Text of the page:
From the Green River to the Redwood Forest to the Grand Canyon, Martin Litton was unapologetically dedicated to the defense of wilderness in the American West. As a journalist and a boatman he was openly passionate and sometimes downright angry, critically weighing in on some of the region’s most contested environmental battles. Litton’s efforts achieved lasting results, not only setting him apart as one of the most respected and effective conservationists to date, but propelling the environmental movement into mainstream consciousness as well. He was an accomplished outdoorsman, river running legend, Grand Canyon outfitter and an integral protector of the wild places he loved. Litton died Sunday at his home in Palo Alto, CA, at the age of 97.
Litton fell in love with wilderness as a teenager when he and a friend rented burros and spent 12 days climbing Mt. Whitney in the Sierra Nevada Mountains. He was a pilot in World War II before tackling environmental issues as a journalist for the Los Angels Times, Sunset Magazine and as board member of the Sierra Club. His work eventually landed him on a Grand Canyon river trip and he was immediately hooked. He founded a river company called Grand Canyon Dories and ran commercial river trips in the small wooden boats until the mid 1980’s, all the while continuing the outspoken activism that he had become know for.
Though he spearheaded campaigns that turned the tables in numerous environmental battles, one of Litton’s most recognized accomplishments is his contribution to the defeat of two proposed dams on the Colorado River within the Grand Canyon. By publicizing the government’s plans for the dams, scrutinizing their research and writing about their process, he helped bring the nation’s focus to the Grand Canyon like never before. He nearly single-handedly convinced the budding Sierra Club to take on the cause of the Grand Canyon and he used his own boats and skills as a boatman to row the dam’s most powerful proponent through the corridor of the canyon itself. Ultimately, Litton was instrumental in convincing politicians and the public alike of the Grand Canyon’s intrinsic value as an untouched wonder and irreplaceable national treasure. The Sierra Club’s anti-dam campaign eventually led to the defeat of both Grand Canyon dams in the critical months just before the project would have been finalized, eventually flooding parts of the Grand Canyon and changing it forever.
Here is author Kevin Fedarko’s telling description of Litton addressing a board meeting of the Sierra Club in 1963 at the Jack London Hotel in Oakland, CA. In this excerpt form Fedarko’s book, The Emerald Mile, Litton implores the club to take up the fight against the Marble and Bridge Canyon dams.
“He began by declaring that it didn’t make a hoot of difference that the canyon might not look any different from the top if the dams were put in. The river was the essence of the place, its heart—the thing that had not only carved and shaped the rock but also sustained the unique and fragile ecosystem at the bottom. If the river were dammed, the spirit of that place would vanish, and what replaced it would be a poor substitute: a pair of stagnant reservoirs whose surfaces would endlessly and noisily be crisscrossed by powerboats and houseboats and water-skiers.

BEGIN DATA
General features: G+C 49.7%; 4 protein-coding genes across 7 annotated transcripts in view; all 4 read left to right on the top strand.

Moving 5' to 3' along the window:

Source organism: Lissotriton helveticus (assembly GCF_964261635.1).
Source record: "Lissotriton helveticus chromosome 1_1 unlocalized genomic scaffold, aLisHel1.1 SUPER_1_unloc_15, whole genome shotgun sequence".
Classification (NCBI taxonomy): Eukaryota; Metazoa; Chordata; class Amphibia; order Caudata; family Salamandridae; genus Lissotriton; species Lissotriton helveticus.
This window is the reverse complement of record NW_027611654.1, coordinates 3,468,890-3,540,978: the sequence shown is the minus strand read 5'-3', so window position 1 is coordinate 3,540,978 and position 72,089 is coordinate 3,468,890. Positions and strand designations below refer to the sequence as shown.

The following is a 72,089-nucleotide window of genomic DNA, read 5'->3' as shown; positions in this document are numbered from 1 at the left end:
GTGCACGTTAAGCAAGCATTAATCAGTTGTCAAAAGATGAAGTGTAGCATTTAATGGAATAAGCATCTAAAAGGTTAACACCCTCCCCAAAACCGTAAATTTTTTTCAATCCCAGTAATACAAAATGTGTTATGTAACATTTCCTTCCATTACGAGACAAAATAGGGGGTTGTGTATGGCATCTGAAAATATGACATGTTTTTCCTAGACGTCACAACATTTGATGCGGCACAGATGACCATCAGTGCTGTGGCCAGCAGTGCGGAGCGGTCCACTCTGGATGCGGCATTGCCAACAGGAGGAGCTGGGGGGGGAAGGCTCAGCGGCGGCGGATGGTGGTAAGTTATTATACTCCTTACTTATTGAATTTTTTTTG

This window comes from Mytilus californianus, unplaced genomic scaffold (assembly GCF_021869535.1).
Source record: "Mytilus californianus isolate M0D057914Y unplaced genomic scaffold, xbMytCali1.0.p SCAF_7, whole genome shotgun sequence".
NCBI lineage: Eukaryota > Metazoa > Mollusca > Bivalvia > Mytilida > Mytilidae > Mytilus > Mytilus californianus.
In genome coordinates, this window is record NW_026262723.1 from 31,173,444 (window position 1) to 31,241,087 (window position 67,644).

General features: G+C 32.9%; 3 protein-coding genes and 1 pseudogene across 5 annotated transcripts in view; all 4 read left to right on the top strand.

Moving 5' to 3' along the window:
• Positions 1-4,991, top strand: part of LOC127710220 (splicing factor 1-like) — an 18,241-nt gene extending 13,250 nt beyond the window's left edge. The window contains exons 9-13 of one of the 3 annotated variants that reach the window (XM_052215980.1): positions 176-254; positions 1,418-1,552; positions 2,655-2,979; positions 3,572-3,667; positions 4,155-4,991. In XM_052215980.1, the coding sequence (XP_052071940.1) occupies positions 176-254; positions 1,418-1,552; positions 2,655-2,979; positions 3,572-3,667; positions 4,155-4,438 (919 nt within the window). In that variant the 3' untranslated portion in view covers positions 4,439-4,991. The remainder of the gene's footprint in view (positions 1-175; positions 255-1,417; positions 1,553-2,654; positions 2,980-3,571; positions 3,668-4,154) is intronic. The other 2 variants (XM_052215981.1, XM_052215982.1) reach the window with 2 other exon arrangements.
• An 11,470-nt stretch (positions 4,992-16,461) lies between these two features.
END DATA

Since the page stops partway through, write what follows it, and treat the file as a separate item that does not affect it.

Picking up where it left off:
What this amounted to, Litton continued, was the annulment of a space whose value resided not in the fact that it was accessible, but rather in that it was isolated and untrammeled. Indeed, access to the masses was the very thing that would destroy what made the place so precious by canceling out those elements that the canyon now possessed in abundance—the silence, the solitude, and the fact that it was so implacably cut off from the rest of the world. Those qualities were as fragile as a little wooden boat, and as Roosevelt’s words clearly implied, the willingness to nurture and protect such treasures amounted to a national test of character, as well as a covenant with future generations of Americans. A test that the Interior Department and the Bureau of Reclamation had demonstrably failed. Inside the canyon, Litton thundered, Interior and Reclamation are interlopers, and we don’t have to surrender to their scheme because the place doesn’t belong to them. It’s our canyon. It’s our national park.
As for the idea that the government was too big and powerful to confront head-on, Litton’s contempt was scathing. Of course it will be an uphill battle, he said. Of course our resources are limited and our numbers are few. But in God’s name, how can anyone in this room look themselves in the mirror if we don’t resolve to go after this with everything we’ve got?
Historians often minimize or discount the impact that any one individual can have on human destiny—and for good reason. Given the broad tides in the affairs of men, and the complexity of the forces that shape and change history, it is almost always a mistake to ascribe too much significance to the actions of a single person. But even the most jaded observer can concede that, every now and then, a man or woman steps up to the plate and takes a mighty swing that clears the bases and fundamentally changes the game. In the Jack London Hotel that morning, this is what Litton achieved.”
To read more about Litton’s life, his work and his lasting impact on the conservation movement and river running, check out the links below.